More than 25 million Americans have osteoporosis. It's a condition that makes bones weak and puts patients at risk for dangerous and painful fractures. Now doctors are using cement to heal broken bones in the pelvis.
At 85, Carolyn Purdie is still young at heart, but osteoporosis has made her feel her age.
"I just thought I was an old lady, and half of my bones were going bad," said Purdie.
Purdie has fractured bones in her back, her wrist, her leg, her shoulder, and most recently her pelvis.
"I got to the point that I couldn't walk anymore, and they had to put me in a wheelchair," she said.
Doctor Michal DePalma , medical director of the VCU Spine Center in Richmond, Virginia, says pelvic fractures are common in people with osteoporosis. 14 percent of these patients will die within a year, and half won't ever be able to function the same.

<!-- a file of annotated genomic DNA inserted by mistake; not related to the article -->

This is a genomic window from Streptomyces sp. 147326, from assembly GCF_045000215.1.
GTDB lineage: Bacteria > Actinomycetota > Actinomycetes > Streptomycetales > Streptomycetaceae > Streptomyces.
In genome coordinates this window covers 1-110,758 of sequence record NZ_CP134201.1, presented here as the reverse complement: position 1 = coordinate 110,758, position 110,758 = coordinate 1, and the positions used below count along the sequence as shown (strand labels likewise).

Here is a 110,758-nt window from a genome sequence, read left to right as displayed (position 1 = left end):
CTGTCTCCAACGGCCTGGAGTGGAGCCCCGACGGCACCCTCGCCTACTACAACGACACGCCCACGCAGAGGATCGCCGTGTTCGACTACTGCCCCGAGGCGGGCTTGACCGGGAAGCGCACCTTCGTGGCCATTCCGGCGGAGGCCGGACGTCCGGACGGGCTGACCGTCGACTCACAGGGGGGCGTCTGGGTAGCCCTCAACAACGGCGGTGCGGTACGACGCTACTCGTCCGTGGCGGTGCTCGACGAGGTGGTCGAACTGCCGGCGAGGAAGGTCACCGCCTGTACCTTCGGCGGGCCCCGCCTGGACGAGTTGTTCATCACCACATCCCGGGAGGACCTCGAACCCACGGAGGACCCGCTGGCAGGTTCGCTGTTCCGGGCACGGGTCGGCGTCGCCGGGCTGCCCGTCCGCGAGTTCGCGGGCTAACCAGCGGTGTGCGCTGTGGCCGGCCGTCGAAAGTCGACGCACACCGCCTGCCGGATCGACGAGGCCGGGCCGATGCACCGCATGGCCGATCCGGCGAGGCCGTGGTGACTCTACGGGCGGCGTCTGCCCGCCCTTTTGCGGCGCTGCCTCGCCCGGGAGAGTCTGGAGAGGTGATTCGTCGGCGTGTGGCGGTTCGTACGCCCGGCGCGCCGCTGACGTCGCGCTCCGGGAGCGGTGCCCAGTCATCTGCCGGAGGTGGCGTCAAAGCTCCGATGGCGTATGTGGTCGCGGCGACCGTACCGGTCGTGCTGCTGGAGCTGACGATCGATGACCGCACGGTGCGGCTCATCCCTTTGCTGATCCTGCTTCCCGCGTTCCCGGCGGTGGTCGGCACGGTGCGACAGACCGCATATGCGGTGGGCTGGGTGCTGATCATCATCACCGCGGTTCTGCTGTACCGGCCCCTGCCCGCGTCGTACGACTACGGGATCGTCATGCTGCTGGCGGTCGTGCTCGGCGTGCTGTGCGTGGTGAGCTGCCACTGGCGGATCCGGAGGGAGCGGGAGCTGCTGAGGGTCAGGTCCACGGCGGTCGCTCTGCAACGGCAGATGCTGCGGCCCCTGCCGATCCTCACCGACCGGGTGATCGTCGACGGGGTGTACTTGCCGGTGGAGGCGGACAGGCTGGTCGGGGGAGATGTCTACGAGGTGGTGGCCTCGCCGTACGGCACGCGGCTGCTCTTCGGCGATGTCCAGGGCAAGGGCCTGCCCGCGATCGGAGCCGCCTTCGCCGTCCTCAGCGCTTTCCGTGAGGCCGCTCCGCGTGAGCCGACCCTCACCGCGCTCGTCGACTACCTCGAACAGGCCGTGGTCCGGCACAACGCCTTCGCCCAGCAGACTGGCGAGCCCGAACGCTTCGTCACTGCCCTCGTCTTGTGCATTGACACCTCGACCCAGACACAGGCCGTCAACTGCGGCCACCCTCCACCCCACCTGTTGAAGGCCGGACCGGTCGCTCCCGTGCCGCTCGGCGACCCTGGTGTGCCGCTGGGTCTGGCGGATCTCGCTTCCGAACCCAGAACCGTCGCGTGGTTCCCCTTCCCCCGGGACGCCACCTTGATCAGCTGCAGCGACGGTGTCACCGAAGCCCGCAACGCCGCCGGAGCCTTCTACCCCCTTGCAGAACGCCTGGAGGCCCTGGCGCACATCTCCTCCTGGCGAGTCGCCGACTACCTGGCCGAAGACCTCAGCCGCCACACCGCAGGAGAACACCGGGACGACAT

Dr. DePalma is using cement to fix pelvic fractures. He injects synthetic cement directly into the fracture. The cement stabilizes the broken bone and reduces pain. In Doctor DePalma's clinical trial, patients had a 50 percent reduction in their back pain just one hour later and an 85 percent reduction after one year.
"Patients are able to function better on a daily basis. This is one of the most rewarding procedures we do," said DePalma.
Carolyn noticed an immediate improvement. She now has her independence back.
"Well, it's life-changing when you're in a wheelchair and then you're able to get out of it," said Carolyn.
Now, she feels more like she used to. Doctors got the idea for this pelvic procedure from vertebroplasty, a similar method where cement is injected into the spine.